11.10 Coffee break
11.40 Space debris – danger in orbit - Richard Tremayne-Smith, Former Head of Space Environment, British National Space Centre
12.15 New light on the cosmic distance scale - Alan Penny, University of St Andrews and South African Astronomical Observatory
12.50 Lunch breakSession 2 (afternoon)
14.30 The Galilean satellites of Jupiter: 400 years on - William McKinnon, Washington University, St Louis, Missouri
15.05 Why is the Universe accelerating? - Mark Sullivan, University of Oxford
15.40 Tea break
16.15 First SETI talk, title tbc - Jill Tarter, SETI Institute
16.50 The Allan Chapman lecture: Aliens, a history from Selenites to ET - Allan Chapman, University of Oxford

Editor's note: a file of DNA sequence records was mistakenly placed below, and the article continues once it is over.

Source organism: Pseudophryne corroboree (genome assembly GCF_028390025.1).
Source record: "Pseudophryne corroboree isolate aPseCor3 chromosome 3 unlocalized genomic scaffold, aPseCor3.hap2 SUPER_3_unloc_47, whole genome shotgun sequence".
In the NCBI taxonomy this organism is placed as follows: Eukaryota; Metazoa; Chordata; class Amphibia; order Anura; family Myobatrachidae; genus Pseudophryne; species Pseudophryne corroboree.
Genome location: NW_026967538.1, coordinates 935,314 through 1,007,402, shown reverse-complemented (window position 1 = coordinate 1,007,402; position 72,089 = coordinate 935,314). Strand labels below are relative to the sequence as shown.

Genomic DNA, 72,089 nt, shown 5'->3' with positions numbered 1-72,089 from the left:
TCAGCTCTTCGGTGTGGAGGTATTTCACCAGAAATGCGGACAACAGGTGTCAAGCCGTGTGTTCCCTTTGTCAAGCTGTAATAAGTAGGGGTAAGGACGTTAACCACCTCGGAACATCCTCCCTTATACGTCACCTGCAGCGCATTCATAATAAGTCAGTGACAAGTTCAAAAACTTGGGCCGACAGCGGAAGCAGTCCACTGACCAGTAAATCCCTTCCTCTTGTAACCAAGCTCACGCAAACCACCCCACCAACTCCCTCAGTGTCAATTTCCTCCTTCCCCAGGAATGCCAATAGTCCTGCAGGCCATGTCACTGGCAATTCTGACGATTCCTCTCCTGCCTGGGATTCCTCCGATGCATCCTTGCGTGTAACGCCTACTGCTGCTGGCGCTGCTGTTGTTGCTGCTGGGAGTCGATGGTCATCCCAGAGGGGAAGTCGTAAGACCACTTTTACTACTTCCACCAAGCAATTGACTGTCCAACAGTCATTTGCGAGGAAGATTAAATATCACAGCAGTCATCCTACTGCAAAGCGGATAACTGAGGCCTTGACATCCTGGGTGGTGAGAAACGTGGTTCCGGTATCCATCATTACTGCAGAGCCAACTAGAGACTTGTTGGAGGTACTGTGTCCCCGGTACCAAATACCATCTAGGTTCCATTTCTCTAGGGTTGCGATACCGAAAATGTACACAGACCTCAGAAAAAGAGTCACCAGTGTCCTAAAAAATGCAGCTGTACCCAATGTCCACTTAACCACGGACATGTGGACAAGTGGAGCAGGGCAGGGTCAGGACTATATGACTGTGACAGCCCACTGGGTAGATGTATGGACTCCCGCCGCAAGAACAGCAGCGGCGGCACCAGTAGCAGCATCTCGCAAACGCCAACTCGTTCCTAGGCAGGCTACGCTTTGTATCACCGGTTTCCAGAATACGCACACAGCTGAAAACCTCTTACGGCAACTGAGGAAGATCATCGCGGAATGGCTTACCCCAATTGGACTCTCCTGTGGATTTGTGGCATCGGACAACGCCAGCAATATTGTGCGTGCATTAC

17.30 Conference adjourns
18.00 Exhibition closesSaturday, February 6, 2010Session 3 (morning)
10.00 Weathering solar storms - Jim Wild, Lancaster University
10.35 Discovering and observing supernovae - Tom Boles, Coddenham Observatory, Suffolk
11.10 Coffee break
11.40 Did the Earth move for Henry VIII? - Mike Edmunds, Cardiff University
12.50 Lunch breakSession 4 (afternoon)
14.30 Welcome back Polaris the Cepheid - Alan Penny, University of St Andrews and South African Astronomical Observatory
15.05 Moons to rings and back again: the latest from Cassini - William McKinnon, Washington University, St Louis, Missouri
15.40 Tea break
16.15 Living in a cluster of galaxies - Richard Bower, Durham University
16.50 Second SETI talk: title tbc - Jill Tarter, SETI Institute
17.30 Conference ends
18.00 Exhibition closes
(I think I'm going to Sessions 2 and 4; I know I booked one session on each day anyway.
Hope to see as many as possible of you there!